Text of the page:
Indian economic officials are consulting with their counterparts in other emerging countries to try to reach consensus about whom to nominate for the top job at the International Monetary Fund. India and other developing countries may challenge the seven-decade old custom of having a European at the helm of the powerful financial institution.
Finance Minister Pranab Mukherjee says he is in touch with his counterparts in other developing countries to consolidate a position regarding the post of Managing Director at the International Monetary Fund.
The frontrunner for the post is French Finance Minister Christine Lagarde who has put in her bid for the job. The position has always gone to a European, but emerging nations have criticized that practice as obsolete.
Earlier this week, IMF officials from India, Brazil, China, Russia and South Africa issued a joint statement saying using nationality as a criteria for the job undermines the legitimacy of the fund.
However so far they have failed to name a common candidate.
In a meeting with Lagarde in Paris Thursday, Indian Commerce Minister Anand Sharma said the selection process should be consultative and transparent.
Economist S.L. Rao, with the Institute for Social and Economic Change in Bangalore, says countries like India, China, Brazil and South Africa are determined to push for more decision-making power at the IMF and the World Bank.
“The whole balance of economic power is beginning to change…I think these are countries that now carry a substantial amount of economic clout and they should really have a considerably larger say than they do today in the financial institutions of the world,” said Rao.
The statement earlier this week from the emerging economies said that the choice of the IMF chief should be based on competence, not nationality.
Economist Rao says this reflects their view that emerging economies coped better with the global financial crisis compared to other countries.
“The finance minister from India has managed its economy extraordinarily well, so has China," Rao said. "And I think, Europe, United States, Britain, have not demonstrated the same kind of competence. If they could not manage their own countries well, why do they think they can manage the global financial institutions?”
India’s representative to the IMF has said any bid by emerging countries to put up their own candidate for the top job is unlikely to succeed. Mexico has nominated its central bank governor Agustin Carstens for the job.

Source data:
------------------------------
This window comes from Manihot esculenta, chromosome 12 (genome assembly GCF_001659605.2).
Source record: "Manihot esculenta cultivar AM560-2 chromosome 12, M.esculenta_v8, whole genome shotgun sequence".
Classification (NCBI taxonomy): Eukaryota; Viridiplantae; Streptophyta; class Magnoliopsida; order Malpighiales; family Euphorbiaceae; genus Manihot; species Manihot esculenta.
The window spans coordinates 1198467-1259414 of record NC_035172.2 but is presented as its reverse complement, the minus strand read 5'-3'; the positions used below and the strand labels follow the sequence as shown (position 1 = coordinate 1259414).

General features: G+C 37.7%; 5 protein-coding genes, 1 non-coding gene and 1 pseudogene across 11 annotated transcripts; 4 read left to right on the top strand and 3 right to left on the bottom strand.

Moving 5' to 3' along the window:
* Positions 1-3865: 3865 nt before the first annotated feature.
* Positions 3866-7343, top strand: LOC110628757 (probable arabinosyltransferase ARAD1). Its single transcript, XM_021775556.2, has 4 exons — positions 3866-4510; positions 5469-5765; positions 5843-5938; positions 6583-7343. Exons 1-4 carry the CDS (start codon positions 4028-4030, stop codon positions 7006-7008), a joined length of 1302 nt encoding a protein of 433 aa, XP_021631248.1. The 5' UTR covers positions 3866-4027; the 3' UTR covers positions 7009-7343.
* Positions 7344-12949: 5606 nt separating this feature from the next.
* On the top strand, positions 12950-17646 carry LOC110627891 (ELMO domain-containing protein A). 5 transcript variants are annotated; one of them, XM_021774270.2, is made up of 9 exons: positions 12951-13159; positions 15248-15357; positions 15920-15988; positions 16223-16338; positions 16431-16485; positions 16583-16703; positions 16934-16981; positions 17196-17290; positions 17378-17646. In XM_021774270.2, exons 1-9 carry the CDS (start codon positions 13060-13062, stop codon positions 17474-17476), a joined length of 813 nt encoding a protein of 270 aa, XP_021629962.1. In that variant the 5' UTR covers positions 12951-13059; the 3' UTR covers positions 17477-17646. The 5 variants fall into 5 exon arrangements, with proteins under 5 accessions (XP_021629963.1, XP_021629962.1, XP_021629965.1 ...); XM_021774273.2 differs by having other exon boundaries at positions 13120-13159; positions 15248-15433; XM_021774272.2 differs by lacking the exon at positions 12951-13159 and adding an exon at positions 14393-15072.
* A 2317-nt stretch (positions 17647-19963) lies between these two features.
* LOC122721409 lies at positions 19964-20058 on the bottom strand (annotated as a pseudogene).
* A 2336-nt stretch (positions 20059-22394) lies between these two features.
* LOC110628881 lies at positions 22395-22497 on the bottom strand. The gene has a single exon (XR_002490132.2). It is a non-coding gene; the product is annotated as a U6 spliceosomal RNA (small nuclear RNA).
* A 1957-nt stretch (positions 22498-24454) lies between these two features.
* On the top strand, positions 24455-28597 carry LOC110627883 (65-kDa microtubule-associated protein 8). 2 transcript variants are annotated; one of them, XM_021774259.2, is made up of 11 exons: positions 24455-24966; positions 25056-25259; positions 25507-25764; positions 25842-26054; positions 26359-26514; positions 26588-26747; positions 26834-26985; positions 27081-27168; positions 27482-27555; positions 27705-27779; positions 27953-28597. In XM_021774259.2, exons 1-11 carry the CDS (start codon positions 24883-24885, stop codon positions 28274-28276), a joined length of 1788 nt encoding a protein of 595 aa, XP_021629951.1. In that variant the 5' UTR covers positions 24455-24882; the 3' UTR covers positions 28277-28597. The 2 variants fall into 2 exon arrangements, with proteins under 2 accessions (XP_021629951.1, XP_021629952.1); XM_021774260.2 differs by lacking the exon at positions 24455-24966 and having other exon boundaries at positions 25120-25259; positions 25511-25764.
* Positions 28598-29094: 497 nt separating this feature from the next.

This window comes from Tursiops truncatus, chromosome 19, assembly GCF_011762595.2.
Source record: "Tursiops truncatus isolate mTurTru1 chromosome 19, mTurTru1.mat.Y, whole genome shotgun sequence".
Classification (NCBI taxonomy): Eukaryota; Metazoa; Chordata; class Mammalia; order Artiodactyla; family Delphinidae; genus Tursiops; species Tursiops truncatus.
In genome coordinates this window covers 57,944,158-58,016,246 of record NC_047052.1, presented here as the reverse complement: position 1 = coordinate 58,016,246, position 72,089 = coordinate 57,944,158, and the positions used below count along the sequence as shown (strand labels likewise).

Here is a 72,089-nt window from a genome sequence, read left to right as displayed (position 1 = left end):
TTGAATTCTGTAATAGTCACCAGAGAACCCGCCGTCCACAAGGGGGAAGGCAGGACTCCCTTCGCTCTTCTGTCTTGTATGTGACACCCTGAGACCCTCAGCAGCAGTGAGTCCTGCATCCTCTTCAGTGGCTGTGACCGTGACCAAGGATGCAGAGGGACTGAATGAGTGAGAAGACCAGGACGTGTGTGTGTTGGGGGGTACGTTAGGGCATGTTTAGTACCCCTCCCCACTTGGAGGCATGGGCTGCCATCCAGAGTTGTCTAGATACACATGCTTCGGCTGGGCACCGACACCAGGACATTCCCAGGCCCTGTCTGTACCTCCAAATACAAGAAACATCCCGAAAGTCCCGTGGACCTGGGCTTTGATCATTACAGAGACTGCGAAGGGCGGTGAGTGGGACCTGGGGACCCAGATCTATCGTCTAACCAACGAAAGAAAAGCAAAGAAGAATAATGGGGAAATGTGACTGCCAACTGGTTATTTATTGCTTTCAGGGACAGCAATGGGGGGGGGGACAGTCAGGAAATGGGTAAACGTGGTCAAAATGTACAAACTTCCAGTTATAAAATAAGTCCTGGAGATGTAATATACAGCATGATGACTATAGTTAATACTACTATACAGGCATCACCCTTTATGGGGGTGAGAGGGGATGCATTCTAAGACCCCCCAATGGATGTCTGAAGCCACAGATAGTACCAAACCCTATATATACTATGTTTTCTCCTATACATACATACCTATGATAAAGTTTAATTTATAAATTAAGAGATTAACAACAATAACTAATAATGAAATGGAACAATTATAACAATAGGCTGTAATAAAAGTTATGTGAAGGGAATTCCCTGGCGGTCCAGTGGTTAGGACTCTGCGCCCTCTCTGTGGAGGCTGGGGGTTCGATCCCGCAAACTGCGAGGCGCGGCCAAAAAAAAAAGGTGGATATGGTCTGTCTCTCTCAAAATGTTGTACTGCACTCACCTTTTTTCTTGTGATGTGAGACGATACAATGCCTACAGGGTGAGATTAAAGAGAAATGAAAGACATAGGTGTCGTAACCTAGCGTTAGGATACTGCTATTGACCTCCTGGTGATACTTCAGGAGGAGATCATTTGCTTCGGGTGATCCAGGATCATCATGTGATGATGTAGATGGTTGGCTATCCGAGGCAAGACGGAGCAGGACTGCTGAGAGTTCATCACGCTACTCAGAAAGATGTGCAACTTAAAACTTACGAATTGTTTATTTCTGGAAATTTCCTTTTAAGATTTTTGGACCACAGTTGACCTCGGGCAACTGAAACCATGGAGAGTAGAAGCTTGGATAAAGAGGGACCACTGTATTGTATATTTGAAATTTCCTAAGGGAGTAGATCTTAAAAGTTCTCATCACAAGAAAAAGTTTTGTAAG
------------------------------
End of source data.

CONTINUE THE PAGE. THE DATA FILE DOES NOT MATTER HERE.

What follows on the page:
However, observers say these countries are determined to push for overhaul of the governance of these institutions.
Some change did take place last year when emerging economies were given six per cent more voting share at the IMF. But officials in India felt that this did not go far enough. The United States and European nations hold about half of the votes in the IMF mainly because of the relative size of their economies.
Responding to the ongoing debate on the IMF chief’s selection, Indian Prime Minister Manmohan Singh said this week during a visit to Africa that reform of global institutions is high on the agenda of many developing countries, but could take time.
“But we have also to recognize that international relations beyond a point are power relations and that those who wield power do not wish to yield ground very easily," said Rao. "I do recognize that the struggle for the transformation of global institutions including the Breton Woods institutions is not a one-shot operation. It is a long process, in which all the developing countries will have to stand united.”
Besides the IMF, India has also been pushing for reforms at the United Nations, and asking for a permanent seat in the Security Council.
The post of IMF chief became open when Managing Director Dominique Strauss-Kahn resigned after his arrest in New York on charges of sexual assault.